Noga, Academic Director of Rennert, tells you how to expose your students to grammar!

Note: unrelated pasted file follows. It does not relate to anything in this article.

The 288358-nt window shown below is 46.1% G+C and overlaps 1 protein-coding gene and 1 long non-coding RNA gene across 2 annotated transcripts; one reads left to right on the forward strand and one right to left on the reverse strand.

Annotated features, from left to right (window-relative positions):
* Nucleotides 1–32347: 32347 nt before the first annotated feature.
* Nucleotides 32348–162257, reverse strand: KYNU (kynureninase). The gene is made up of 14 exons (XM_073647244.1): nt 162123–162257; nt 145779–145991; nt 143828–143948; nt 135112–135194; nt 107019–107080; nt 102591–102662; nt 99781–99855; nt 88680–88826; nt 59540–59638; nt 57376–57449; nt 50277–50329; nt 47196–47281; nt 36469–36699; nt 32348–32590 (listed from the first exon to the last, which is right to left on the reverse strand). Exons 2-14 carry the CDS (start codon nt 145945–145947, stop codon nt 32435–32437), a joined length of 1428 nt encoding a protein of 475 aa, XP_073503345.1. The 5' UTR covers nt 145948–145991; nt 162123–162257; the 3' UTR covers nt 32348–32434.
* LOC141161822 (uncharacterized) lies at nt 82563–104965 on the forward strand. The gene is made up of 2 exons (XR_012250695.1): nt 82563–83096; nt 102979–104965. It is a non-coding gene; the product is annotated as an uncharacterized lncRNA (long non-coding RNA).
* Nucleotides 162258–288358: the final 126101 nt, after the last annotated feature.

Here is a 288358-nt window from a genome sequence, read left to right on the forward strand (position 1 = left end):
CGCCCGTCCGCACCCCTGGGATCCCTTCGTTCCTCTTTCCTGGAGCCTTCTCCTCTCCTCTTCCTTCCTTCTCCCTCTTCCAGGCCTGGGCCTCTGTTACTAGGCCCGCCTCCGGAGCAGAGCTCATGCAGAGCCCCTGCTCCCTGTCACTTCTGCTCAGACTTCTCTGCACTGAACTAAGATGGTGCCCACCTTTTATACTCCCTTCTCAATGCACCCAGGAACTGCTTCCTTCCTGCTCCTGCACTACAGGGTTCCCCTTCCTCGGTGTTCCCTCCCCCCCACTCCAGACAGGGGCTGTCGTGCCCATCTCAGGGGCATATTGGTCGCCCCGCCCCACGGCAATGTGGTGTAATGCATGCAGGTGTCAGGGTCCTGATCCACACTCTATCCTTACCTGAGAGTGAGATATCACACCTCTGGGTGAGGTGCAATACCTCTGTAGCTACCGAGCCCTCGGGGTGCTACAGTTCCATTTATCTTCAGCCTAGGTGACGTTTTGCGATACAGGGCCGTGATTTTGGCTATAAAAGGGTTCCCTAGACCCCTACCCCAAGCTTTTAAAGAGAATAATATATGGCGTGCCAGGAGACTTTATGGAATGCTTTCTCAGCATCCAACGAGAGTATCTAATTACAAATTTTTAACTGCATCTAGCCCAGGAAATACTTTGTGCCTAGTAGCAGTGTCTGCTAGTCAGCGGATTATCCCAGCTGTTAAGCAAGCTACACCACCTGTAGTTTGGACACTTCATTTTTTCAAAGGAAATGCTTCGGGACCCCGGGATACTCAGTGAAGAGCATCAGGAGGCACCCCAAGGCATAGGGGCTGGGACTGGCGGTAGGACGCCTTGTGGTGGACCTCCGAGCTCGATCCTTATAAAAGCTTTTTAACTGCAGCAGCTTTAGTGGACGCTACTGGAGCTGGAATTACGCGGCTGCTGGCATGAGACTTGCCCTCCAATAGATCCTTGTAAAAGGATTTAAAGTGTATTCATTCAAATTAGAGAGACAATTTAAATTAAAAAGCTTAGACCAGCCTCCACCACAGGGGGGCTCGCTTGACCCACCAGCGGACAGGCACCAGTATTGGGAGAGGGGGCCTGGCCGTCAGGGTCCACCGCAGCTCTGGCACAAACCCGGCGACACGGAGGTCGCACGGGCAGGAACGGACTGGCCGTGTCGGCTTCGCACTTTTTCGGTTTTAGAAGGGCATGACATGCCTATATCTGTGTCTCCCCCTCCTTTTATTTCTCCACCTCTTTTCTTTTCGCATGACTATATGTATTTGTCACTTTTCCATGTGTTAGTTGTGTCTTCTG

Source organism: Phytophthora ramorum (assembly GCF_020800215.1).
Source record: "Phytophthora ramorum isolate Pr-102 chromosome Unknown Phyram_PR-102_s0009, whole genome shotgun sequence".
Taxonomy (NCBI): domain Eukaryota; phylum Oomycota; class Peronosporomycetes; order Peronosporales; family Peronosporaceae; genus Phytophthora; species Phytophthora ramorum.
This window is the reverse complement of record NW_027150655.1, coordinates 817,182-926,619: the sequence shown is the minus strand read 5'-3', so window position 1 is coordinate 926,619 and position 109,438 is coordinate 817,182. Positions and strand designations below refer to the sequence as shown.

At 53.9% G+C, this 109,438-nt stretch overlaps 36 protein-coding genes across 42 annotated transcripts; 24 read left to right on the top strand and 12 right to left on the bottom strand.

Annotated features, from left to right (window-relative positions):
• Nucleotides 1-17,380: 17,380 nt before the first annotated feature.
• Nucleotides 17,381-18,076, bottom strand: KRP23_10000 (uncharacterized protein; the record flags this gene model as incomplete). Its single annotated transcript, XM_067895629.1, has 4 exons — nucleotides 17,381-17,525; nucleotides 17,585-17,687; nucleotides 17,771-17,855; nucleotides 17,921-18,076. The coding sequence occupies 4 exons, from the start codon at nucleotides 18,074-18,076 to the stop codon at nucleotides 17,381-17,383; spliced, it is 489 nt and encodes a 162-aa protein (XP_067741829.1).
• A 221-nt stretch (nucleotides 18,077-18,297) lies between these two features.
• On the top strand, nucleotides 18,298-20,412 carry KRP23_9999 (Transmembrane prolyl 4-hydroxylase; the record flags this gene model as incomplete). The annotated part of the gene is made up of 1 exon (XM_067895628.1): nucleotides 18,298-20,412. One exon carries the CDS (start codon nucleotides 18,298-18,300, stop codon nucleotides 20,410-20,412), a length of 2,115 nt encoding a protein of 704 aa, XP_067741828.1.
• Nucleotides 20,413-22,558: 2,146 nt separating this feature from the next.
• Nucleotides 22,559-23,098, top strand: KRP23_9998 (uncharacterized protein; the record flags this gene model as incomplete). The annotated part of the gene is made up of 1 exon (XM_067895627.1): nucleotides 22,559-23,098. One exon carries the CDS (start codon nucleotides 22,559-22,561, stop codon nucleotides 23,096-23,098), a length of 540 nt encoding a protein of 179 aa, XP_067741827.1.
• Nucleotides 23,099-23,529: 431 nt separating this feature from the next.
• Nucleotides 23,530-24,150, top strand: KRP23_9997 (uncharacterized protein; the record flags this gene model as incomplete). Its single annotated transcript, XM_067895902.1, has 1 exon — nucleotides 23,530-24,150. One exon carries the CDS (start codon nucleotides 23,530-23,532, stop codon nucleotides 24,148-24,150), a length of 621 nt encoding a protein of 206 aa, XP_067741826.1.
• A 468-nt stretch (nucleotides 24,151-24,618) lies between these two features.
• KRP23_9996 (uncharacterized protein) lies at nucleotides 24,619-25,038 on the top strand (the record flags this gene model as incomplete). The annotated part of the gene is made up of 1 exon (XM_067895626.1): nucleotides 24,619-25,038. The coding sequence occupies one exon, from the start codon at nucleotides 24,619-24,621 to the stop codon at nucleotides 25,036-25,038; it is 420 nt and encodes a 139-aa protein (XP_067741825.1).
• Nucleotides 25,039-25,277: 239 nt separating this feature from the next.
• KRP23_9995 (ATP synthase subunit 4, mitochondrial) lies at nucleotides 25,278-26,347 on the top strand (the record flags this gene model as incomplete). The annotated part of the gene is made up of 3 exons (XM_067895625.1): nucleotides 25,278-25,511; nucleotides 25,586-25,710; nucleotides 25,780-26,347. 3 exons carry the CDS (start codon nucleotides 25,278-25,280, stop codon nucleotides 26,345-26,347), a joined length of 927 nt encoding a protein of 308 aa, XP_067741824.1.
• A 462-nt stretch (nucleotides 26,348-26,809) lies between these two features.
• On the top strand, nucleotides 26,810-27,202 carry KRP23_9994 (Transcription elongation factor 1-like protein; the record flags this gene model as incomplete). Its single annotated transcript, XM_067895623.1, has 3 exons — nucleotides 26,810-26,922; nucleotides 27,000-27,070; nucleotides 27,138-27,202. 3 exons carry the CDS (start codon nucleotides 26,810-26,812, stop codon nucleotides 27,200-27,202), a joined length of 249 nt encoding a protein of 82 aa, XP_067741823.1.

Hi everyone, my name is Noga Laor and I’m the Academic Director here at Rennert in New York City and what I’d like to talk to you about today is a set of steps that you can use when you're planning on teaching a grammar point or a grammar structure to your students and the different steps that you can take in order to make sure that your lesson is structured accordingly and that your students are being exposed to the grammar properly and are getting enough practice using it. So, there are really four steps that we follow, and the first step is exposure. You have to expose the students to the grammar structure. This could be in written form, right, you can give the students some sort of a story or a dialogue that they can look at it and the grammar is there. It could be in a spoken form. You could tell the students a story. It could be in listening so the students have to listen to a dialogue and basically listen to that grammar structure. So the students are exposed to the grammar structure. Easy enough right? Well after the students are exposed to the grammar structure, you have to give them some exercises that allow them to notice and select the grammar pattern the pattern of the grammar structure. So, for example you give them some sort of an exercise. It could be a controlled exercise where the students have to maybe answer some questions look at the structure and the questions basically lead the students to notice the pattern for the structure. So, the students are really doing this through guided learning. You’re guiding them to do this. After you’ve given them those exercises, the students have been exposed to the grammar, then you've given them some exercises to notice and select the grammar pattern, then you allow them to execute the structure on their own. So these are basically practice activities. So you give the students a lot of activities that will allow them to practice using the grammar structure. Now, you have to really really think about the exposure step as well. How did you expose the students to the grammar structure? Was it through an essay? I’m sorry, was it through written form, let’s say a story? Was it a listening? Was it a speaking exercise because the practice stage or this execution stage for the students should really mirror the exposure stage. So, if you’ve exposed the students to the grammar through a written text, have them practice through a written text and then practice with other forms as well. If you’ve exposed the students to the grammar through a dialogue, have them practice by writing their own dialogue. There really should be a mirror between the execution stage and the exposure stage, but you can incorporate other skills in there as well. Just make sure that there’s some sort of a mirroring. For example, don't expose the students to the grammar structure through a written text and then not have them practice at all through a written text. You know, you wanna have some sort of a mirroring and after the execution stage, after the practice stage, then comes homework and assessment. So you give the students some homework which will allow them to practice the grammar at home on their own. And then finally, some sort of an assessment, right, some sort of a quiz which can be done outside of class or the next day in class that allows you to evaluate how the students how well the students have understood the grammar structure and how well they can use it. Now, remember that we said that the execution stage, the practice stage should in some way mirror the exposure stage, well, in this case the assessment stage when you're assessing your students- basically giving your students a quiz on what they’ve learned, the assessment should absolutely mirror the exposure stage. So if you have exposed the students to the grammar through spoken form, through a dialogue, then the assessment stage should be some sort of spoken assessment. Maybe a presentation or a dialogue. If you’ve exposed the students to the grammar structure through a written text, then the assessment has to be a written text as well. You know, the students have to write some sort of a paragraph, something like that. So make sure that you always have this balance, this sort of a mirroring between the exposure stage and the assessment stage. So, some easy steps to follow when you are presenting a grammar structure or planning your lesson to present a grammar structure to your students, make sure that you follow these four steps. You have exposure, notice and select execution, and then homework and assessment.